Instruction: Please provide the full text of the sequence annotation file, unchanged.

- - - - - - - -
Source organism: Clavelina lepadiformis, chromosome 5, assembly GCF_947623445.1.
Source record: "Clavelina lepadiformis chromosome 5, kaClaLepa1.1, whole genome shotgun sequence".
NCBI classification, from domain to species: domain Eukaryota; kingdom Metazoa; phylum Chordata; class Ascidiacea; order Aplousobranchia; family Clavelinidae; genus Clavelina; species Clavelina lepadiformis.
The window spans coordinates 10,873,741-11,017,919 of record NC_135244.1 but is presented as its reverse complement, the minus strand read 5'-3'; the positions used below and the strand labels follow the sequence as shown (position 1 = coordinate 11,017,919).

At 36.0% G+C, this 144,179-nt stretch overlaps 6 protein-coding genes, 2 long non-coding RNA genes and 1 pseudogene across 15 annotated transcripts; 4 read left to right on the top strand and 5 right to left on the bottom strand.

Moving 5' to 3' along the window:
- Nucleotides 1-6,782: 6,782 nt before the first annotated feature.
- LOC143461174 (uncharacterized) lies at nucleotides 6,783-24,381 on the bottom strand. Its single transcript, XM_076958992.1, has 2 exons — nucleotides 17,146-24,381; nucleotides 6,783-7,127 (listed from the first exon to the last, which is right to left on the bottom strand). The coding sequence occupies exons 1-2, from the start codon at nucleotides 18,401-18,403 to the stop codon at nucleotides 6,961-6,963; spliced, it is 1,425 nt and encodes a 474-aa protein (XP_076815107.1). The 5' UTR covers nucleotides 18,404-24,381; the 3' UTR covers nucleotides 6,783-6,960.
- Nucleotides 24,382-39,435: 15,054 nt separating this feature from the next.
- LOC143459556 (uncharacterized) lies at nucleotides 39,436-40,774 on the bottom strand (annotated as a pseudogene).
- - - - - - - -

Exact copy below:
Source organism: Clavelina lepadiformis, chromosome 5, assembly GCF_947623445.1.
Source record: "Clavelina lepadiformis chromosome 5, kaClaLepa1.1, whole genome shotgun sequence".
NCBI classification, from domain to species: domain Eukaryota; kingdom Metazoa; phylum Chordata; class Ascidiacea; order Aplousobranchia; family Clavelinidae; genus Clavelina; species Clavelina lepadiformis.
The window spans coordinates 10,873,741-11,017,919 of record NC_135244.1 but is presented as its reverse complement, the minus strand read 5'-3'; the positions used below and the strand labels follow the sequence as shown (position 1 = coordinate 11,017,919).

At 36.0% G+C, this 144,179-nt stretch overlaps 6 protein-coding genes, 2 long non-coding RNA genes and 1 pseudogene across 15 annotated transcripts; 4 read left to right on the top strand and 5 right to left on the bottom strand.

Moving 5' to 3' along the window:
- Nucleotides 1-6,782: 6,782 nt before the first annotated feature.
- LOC143461174 (uncharacterized) lies at nucleotides 6,783-24,381 on the bottom strand. Its single transcript, XM_076958992.1, has 2 exons — nucleotides 17,146-24,381; nucleotides 6,783-7,127 (listed from the first exon to the last, which is right to left on the bottom strand). The coding sequence occupies exons 1-2, from the start codon at nucleotides 18,401-18,403 to the stop codon at nucleotides 6,961-6,963; spliced, it is 1,425 nt and encodes a 474-aa protein (XP_076815107.1). The 5' UTR covers nucleotides 18,404-24,381; the 3' UTR covers nucleotides 6,783-6,960.
- Nucleotides 24,382-39,435: 15,054 nt separating this feature from the next.
- LOC143459556 (uncharacterized) lies at nucleotides 39,436-40,774 on the bottom strand (annotated as a pseudogene).